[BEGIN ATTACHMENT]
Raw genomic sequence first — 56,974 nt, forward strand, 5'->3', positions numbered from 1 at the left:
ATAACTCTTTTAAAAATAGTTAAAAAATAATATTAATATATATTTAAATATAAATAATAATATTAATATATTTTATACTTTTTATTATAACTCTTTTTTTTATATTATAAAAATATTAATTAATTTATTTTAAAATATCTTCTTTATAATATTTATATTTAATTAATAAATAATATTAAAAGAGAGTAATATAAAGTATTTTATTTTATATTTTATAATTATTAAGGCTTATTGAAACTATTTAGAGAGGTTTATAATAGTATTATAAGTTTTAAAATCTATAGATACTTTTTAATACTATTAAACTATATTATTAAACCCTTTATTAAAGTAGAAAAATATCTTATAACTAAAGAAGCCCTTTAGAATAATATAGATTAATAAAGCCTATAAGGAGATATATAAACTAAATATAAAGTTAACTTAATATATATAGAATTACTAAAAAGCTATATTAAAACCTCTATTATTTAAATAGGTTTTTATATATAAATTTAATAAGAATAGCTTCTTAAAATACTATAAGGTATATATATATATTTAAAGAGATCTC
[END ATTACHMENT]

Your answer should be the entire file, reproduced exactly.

Raw genomic sequence first — 56,974 nt, forward strand, 5'->3', positions numbered from 1 at the left:
ATAACTCTTTTAAAAATAGTTAAAAAATAATATTAATATATATTTAAATATAAATAATAATATTAATATATTTTATACTTTTTATTATAACTCTTTTTTTTATATTATAAAAATATTAATTAATTTATTTTAAAATATCTTCTTTATAATATTTATATTTAATTAATAAATAATATTAAAAGAGAGTAATATAAAGTATTTTATTTTATATTTTATAATTATTAAGGCTTATTGAAACTATTTAGAGAGGTTTATAATAGTATTATAAGTTTTAAAATCTATAGATACTTTTTAATACTATTAAACTATATTATTAAACCCTTTATTAAAGTAGAAAAATATCTTATAACTAAAGAAGCCCTTTAGAATAATATAGATTAATAAAGCCTATAAGGAGATATATAAACTAAATATAAAGTTAACTTAATATATATAGAATTACTAAAAAGCTATATTAAAACCTCTATTATTTAAATAGGTTTTTATATATAAATTTAATAAGAATAGCTTCTTAAAATACTATAAGGTATATATATATATTTAAAGAGATCTC